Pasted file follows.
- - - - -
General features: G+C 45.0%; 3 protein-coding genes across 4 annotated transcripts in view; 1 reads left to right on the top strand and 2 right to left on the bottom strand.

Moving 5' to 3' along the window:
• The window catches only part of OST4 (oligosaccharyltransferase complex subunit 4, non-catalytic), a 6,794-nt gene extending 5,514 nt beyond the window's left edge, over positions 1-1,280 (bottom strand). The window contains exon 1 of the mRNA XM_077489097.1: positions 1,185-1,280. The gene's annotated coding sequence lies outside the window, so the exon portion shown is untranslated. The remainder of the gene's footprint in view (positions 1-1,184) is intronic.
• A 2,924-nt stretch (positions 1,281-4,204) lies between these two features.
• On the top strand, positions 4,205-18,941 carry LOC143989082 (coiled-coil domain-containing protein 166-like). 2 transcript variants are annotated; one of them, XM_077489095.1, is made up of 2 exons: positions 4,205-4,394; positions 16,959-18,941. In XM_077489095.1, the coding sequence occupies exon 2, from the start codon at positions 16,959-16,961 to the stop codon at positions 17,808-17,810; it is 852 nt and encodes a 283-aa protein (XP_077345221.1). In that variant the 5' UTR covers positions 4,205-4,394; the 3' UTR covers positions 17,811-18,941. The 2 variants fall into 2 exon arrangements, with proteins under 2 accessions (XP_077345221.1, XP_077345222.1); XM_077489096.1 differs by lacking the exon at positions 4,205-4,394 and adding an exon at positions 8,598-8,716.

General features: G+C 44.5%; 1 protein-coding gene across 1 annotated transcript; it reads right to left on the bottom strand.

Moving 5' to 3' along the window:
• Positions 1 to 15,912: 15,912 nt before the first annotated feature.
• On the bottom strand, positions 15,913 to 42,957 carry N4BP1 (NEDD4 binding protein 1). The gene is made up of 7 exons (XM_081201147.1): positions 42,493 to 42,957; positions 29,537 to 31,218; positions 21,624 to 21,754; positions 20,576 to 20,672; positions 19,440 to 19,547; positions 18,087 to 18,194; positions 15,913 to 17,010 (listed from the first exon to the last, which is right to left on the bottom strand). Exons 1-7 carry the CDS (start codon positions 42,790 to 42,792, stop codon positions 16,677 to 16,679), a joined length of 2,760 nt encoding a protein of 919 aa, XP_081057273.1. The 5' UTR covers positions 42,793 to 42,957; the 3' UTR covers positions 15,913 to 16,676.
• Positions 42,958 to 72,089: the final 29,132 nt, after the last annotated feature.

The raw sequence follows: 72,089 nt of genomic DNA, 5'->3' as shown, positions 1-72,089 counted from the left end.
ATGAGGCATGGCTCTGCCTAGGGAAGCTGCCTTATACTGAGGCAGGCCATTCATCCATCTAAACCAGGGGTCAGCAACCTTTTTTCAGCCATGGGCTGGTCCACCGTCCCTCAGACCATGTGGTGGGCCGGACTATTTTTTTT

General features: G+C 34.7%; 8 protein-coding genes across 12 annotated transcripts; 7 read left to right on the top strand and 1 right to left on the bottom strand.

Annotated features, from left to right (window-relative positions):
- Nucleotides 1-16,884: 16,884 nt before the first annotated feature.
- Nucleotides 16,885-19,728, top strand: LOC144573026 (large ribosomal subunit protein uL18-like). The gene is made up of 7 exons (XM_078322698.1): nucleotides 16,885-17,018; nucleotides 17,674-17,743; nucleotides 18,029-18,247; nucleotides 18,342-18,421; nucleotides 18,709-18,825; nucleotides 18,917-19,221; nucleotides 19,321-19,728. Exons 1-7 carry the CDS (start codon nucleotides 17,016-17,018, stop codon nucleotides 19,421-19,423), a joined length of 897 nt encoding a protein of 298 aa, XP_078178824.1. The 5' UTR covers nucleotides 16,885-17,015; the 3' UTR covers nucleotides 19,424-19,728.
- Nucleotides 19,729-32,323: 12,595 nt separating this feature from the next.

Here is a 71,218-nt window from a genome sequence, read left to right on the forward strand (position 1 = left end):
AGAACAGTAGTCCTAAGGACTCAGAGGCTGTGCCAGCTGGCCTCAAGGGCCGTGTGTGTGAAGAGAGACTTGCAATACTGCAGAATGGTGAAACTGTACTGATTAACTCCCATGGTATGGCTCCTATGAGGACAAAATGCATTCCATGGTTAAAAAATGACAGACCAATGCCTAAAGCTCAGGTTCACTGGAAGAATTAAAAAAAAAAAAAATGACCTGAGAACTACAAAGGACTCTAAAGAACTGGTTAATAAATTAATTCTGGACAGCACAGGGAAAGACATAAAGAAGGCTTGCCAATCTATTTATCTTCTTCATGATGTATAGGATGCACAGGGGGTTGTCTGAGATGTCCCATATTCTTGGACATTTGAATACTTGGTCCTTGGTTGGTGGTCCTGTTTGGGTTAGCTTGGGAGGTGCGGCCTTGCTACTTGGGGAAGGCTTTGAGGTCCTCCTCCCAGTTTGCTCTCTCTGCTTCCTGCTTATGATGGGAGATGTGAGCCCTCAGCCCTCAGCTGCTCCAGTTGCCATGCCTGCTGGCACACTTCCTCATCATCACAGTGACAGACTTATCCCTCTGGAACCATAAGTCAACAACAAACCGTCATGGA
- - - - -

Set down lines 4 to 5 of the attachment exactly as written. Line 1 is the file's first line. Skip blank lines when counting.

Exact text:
• A 2,924-nt stretch (positions 1,281-4,204) lies between these two features.
• On the top strand, positions 4,205-18,941 carry LOC143989082 (coiled-coil domain-containing protein 166-like). 2 transcript variants are annotated; one of them, XM_077489095.1, is made up of 2 exons: positions 4,205-4,394; positions 16,959-18,941. In XM_077489095.1, the coding sequence occupies exon 2, from the start codon at positions 16,959-16,961 to the stop codon at positions 17,808-17,810; it is 852 nt and encodes a 283-aa protein (XP_077345221.1). In that variant the 5' UTR covers positions 4,205-4,394; the 3' UTR covers positions 17,811-18,941. The 2 variants fall into 2 exon arrangements, with proteins under 2 accessions (XP_077345221.1, XP_077345222.1); XM_077489096.1 differs by lacking the exon at positions 4,205-4,394 and adding an exon at positions 8,598-8,716.